Posted on July 2020

Jailed Human Rights campaigners’ families beg Premier League to block Saudi Newcastle deal

The families of human rights campaigners held in Saudi jails have today written to Richard Masters, Chief Executive of the Premier League, with a personal plea that the Saudi-led purchase of Newcastle United is not allowed to go ahead while their loved ones remain in jail. The letter, organised by human rights charity Grant Liberty, comes as the trial of the state-sanctioned murderers of Jamal Kashoggi continues in Turkey, and is signed by the families of:

  • Loujain al-Hathloul (30) – a women’s rights activist who campaigned for women’s right to drive now enduring torture and beatings since her arrest in 2018
  • Abdulrahman al-Sadhan (36) – a Saudi humanitarian worker and an employee of the Red Crescent, held since 2018, who has been subject to severe torture
  • Aida al-Ghamidi (63) and her sons Sultan and Adil – held on trumped up charges since March 2018 because Aida’s son Abdullah is a prominent opposition leader
  • Dr Salman Alodah (63) – a widely respected Saudi scholar and campaigner for democracy, potentially facing the death penalty, after calling for peace on Twitter in 2017

In the letter, they write:

“As family members of human rights campaigners imprisoned in Saudi Arabia we believe it is vital you hear our stories before the Premier League makes a final decision on the Saudi Arabia Public Investment Fund purchase of Newcastle United Football Club.

“We are begging you to do the right thing – Saudi Arabia must not be allowed to buy its way into the Premier League while our loved ones languish in jail under the most dreadful of circumstances. They have been beaten, tortured, threated with murder and sexual assault, held in isolation – and we fear they could die at the hands of their captors just as many, including Jamal Khashoggi, have died before them.”

“Football is the global game and you operate its most popular league – you have a unique opportunity to demand change. Please stop the deal and join our calls for the freedom of all human rights campaigners held in Saudi prisons. “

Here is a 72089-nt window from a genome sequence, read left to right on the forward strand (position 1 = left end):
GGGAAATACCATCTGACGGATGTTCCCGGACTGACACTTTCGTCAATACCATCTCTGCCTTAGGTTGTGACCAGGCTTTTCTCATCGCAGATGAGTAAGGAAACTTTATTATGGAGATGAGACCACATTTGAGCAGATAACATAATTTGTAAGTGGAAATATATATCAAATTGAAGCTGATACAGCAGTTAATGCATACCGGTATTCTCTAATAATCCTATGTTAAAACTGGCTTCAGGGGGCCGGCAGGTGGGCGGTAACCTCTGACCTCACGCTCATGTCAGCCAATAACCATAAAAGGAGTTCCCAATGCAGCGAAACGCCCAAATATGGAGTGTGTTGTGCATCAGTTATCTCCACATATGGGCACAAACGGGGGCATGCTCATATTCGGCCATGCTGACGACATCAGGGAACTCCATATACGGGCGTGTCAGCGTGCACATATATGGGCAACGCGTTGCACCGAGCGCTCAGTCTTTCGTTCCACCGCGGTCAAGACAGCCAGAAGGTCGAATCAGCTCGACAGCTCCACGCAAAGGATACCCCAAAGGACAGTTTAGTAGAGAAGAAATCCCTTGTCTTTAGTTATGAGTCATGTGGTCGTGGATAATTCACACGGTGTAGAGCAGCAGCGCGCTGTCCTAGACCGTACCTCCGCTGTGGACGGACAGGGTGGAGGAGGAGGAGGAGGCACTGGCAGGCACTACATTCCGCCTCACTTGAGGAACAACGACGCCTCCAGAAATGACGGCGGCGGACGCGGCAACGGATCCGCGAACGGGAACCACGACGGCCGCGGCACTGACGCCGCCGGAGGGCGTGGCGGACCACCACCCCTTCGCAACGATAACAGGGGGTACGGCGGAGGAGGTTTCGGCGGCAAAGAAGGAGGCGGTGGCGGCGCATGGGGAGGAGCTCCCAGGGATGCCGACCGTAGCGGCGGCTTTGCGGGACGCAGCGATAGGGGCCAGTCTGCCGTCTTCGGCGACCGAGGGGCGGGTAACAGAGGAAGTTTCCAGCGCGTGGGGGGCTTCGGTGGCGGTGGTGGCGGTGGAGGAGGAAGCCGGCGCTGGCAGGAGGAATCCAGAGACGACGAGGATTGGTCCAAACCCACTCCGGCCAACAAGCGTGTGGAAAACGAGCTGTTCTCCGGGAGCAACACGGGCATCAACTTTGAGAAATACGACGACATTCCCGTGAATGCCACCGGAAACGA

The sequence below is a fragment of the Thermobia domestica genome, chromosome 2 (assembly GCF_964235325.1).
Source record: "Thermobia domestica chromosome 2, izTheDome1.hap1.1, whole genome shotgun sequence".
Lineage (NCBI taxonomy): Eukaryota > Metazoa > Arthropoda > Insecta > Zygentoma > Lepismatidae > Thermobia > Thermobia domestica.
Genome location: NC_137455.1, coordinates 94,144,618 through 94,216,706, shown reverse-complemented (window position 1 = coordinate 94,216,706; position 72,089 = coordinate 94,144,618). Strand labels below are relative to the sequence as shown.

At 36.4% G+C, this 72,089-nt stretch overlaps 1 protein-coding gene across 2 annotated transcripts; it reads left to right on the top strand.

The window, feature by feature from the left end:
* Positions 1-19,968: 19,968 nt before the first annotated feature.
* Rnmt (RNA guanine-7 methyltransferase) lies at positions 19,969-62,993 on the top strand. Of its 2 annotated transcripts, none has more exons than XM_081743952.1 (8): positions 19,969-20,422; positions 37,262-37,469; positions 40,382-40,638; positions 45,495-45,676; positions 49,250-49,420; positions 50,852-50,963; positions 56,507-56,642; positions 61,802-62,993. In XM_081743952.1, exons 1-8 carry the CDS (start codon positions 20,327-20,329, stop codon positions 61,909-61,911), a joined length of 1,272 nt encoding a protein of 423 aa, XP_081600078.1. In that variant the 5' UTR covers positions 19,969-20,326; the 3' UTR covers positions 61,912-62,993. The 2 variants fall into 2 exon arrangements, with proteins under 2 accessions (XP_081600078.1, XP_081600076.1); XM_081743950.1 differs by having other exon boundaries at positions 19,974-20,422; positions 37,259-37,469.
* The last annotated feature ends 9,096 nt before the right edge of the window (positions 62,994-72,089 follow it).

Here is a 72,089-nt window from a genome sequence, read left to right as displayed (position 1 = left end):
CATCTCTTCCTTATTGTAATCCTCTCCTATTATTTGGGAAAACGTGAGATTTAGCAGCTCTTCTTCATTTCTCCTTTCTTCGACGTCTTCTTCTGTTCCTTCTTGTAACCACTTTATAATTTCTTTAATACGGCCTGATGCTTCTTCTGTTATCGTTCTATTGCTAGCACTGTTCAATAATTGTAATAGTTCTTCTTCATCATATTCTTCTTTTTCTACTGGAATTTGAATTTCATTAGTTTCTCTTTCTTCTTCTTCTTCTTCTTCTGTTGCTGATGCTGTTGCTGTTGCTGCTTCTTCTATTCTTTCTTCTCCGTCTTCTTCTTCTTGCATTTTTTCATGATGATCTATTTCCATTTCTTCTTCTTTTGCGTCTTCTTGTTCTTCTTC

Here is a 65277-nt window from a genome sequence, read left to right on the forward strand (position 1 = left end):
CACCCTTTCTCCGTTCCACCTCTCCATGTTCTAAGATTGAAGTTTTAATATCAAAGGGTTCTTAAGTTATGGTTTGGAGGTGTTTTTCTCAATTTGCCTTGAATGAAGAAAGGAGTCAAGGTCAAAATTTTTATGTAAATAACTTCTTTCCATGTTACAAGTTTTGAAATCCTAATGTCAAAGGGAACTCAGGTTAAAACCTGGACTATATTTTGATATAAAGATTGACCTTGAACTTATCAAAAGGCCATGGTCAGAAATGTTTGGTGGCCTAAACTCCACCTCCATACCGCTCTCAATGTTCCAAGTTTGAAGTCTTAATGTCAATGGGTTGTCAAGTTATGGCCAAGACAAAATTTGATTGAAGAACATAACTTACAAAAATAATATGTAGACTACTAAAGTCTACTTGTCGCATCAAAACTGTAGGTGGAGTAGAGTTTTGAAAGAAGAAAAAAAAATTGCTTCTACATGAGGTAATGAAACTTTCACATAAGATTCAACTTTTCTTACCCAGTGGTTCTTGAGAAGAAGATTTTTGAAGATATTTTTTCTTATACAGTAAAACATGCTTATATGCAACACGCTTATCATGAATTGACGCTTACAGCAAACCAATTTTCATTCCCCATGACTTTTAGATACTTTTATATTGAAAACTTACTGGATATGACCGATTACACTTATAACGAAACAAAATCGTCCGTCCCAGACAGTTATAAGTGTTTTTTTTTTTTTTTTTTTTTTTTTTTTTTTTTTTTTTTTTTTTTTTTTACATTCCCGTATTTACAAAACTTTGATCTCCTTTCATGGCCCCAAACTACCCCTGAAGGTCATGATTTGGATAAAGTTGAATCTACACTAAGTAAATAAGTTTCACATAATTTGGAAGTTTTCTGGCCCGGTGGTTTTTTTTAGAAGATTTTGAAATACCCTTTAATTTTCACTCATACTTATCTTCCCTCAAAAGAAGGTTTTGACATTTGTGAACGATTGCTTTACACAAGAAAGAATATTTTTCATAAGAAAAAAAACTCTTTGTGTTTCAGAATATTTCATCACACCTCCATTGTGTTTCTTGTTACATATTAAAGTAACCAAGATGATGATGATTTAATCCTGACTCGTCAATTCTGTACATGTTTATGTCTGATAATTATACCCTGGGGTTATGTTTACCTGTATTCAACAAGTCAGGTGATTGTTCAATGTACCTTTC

Publishing the letter, Grant Liberty Chief Executive, Saladin Ali said,

“The treatment of human rights campaigners in Saudi Arabia is at odds with everything the Premier League claims to stand for. If this deal goes through the Premier League will be endorsing the subjugation of women, the arrest of humanitarian workers and the silencing of democracy campaigners.

“The families of these human rights campaigners are taking a grave personal risk in writing this letter. But bravely, they have chosen to act – it’s time for the Premier League to do the same.

“This deal sits with the Premier League at the very moment the trial of the state sanctioned murderers of Jamal Kashoggi begins in Turkey. The eyes of the world are on them. The league claims its guiding principle is ‘integrity’ – well, this is a test of that integrity. The Premier League should stop this deal and stand up for human rights.”


Grant Liberty is a British charity campaigning for the release of human rights campaigners imprisoned in Saudi jails.

The full letter, sent to Premier League Chief Executive Richard Masters is attached.

The letter is signed by family members of the following prisoners:

Mrs Loujain al-Hathloul (30) was detained on May 15, 2018 alongside 11 Saudi women activists that were held in detention without charge nor informed as to the reason of their arrest for over 10 months. She has been beaten and tortured and threatened with rape. She remains in jail awaiting trial.
Alia, Lina & Walid al-Hathloul, two sisters & the brother of Loujain al-Hathloul have signed the letter

For more information on Loujain

Abdulrahman al-Sadhan (36) is a Saudi humanitarian worker and an employee of the Red Crescent. He was arrested on March 12, 2018 by Al Mabahith (Saudi internal security) from his workplace at the HQ of the Red Crescent in Riyadh. For more than two years nothing was known about the whereabouts of al-Sadhan. On February 12, 2020 he made first contact with his family during which he informed them that he was in the infamous Al-Hair prison.

Areej al-Sadhan, sister of Abdulrahman al-Sadhan has signed the letter

For more information on Abdul:

Mrs Aida al-Ghamidi (63) is the mother of Abdullah al-Ghamidi, a Saudi political opposition figure who is now based in the UK. She was arrested with two of her sons, Sultan and Adil. The Saudi Government has given no reasonable explanation for their arrest, and it seems clear they were arrested solely because of their relationship to a prominent opposition figure. Aida is suffering from a number of chronic diseases including diabetes and high blood pressure, and has suffered horrendous torture in front of her son. Cigarettes have been extinguished on her body whilst her son was forced to watch.

Abdullah al-Ghamdi, son of Aida al-Ghamidi & brother of Sultan and Adil has signed the letter

For more information on Aida, Sultan and Adil:

Dr Salman Alodah (63) is a prominent and widely respected Saudi scholar and campaigner for democracy. He was imprisoned for sending a Twitter message calling for peace and reconciliation in the region. His colleague died in the same prison after being denied urgent medical treatment. He is suffering from ill heath yet remains in prison

Abdullah Aloudah, son of Dr Salman Alodah has signed the letter

For more information on Dr Salman Alodah:

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